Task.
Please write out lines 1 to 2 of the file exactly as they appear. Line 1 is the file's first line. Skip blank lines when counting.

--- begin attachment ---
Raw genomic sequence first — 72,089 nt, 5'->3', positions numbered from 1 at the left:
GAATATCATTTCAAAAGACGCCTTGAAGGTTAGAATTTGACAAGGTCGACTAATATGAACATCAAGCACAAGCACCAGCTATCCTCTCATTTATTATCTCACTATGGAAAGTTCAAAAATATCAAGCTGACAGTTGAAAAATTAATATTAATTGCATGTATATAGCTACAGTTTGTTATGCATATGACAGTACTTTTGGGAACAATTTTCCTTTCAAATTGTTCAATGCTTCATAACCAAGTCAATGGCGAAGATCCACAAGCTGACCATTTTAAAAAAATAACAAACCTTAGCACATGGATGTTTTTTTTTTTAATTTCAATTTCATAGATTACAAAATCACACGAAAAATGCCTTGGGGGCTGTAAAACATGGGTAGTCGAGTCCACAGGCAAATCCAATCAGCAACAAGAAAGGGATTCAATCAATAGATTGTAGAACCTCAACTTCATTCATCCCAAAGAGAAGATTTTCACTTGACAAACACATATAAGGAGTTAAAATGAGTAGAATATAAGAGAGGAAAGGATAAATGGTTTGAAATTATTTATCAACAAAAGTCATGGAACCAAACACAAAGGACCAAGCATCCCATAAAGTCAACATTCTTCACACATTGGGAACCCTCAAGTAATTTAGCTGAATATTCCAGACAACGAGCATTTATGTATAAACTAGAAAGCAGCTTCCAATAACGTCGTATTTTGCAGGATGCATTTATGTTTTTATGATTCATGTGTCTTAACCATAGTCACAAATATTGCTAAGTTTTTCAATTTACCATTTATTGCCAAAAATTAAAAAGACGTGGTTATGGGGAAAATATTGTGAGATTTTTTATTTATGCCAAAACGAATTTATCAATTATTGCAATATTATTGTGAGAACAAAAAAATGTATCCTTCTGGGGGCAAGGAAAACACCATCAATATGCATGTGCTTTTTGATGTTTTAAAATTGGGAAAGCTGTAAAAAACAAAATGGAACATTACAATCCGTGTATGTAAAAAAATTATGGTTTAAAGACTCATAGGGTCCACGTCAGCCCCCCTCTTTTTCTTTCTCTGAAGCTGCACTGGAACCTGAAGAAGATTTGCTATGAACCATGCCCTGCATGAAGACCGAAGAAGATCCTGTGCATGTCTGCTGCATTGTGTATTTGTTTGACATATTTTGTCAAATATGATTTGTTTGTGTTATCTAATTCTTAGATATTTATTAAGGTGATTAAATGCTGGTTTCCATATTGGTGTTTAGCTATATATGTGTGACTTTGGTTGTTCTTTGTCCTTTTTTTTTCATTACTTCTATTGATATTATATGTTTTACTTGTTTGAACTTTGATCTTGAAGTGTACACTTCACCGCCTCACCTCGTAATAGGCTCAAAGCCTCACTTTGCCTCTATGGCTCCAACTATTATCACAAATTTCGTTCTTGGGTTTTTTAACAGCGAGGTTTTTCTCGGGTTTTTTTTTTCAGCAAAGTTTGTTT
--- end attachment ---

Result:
Raw genomic sequence first — 72,089 nt, 5'->3', positions numbered from 1 at the left:
GAATATCATTTCAAAAGACGCCTTGAAGGTTAGAATTTGACAAGGTCGACTAATATGAACATCAAGCACAAGCACCAGCTATCCTCTCATTTATTATCTCACTATGGAAAGTTCAAAAATATCAAGCTGACAGTTGAAAAATTAATATTAATTGCATGTATATAGCTACAGTTTGTTATGCATATGACAGTACTTTTGGGAACAATTTTCCTTTCAAATTGTTCAATGCTTCATAACCAAGTCAATGGCGAAGATCCACAAGCTGACCATTTTAAAAAAATAACAAACCTTAGCACATGGATGTTTTTTTTTTTAATTTCAATTTCATAGATTACAAAATCACACGAAAAATGCCTTGGGGGCTGTAAAACATGGGTAGTCGAGTCCACAGGCAAATCCAATCAGCAACAAGAAAGGGATTCAATCAATAGATTGTAGAACCTCAACTTCATTCATCCCAAAGAGAAGATTTTCACTTGACAAACACATATAAGGAGTTAAAATGAGTAGAATATAAGAGAGGAAAGGATAAATGGTTTGAAATTATTTATCAACAAAAGTCATGGAACCAAACACAAAGGACCAAGCATCCCATAAAGTCAACATTCTTCACACATTGGGAACCCTCAAGTAATTTAGCTGAATATTCCAGACAACGAGCATTTATGTATAAACTAGAAAGCAGCTTCCAATAACGTCGTATTTTGCAGGATGCATTTATGTTTTTATGATTCATGTGTCTTAACCATAGTCACAAATATTGCTAAGTTTTTCAATTTACCATTTATTGCCAAAAATTAAAAAGACGTGGTTATGGGGAAAATATTGTGAGATTTTTTATTTATGCCAAAACGAATTTATCAATTATTGCAATATTATTGTGAGAACAAAAAAATGTATCCTTCTGGGGGCAAGGAAAACACCATCAATATGCATGTGCTTTTTGATGTTTTAAAATTGGGAAAGCTGTAAAAAACAAAATGGAACATTACAATCCGTGTATGTAAAAAAATTATGGTTTAAAGACTCATAGGGTCCACGTCAGCCCCCCTCTTTTTCTTTCTCTGAAGCTGCACTGGAACCTGAAGAAGATTTGCTATGAACCATGCCCTGCATGAAGACCGAAGAAGATCCTGTGCATGTCTGCTGCATTGTGTATTTGTTTGACATATTTTGTCAAATATGATTTGTTTGTGTTATCTAATTCTTAGATATTTATTAAGGTGATTAAATGCTGGTTTCCATATTGGTGTTTAGCTATATATGTGTGACTTTGGTTGTTCTTTGTCCTTTTTTTTTCATTACTTCTATTGATATTATATGTTTTACTTGTTTGAACTTTGATCTTGAAGTGTACACTTCACCGCCTCACCTCGTAATAGGCTCAAAGCCTCACTTTGCCTCTATGGCTCCAACTATTATCACAAATTTCGTTCTTGGGTTTTTTAACAGCGAGGTTTTTCTCGGGTTTTTTTTTTCAGCAAAGTTTGTTT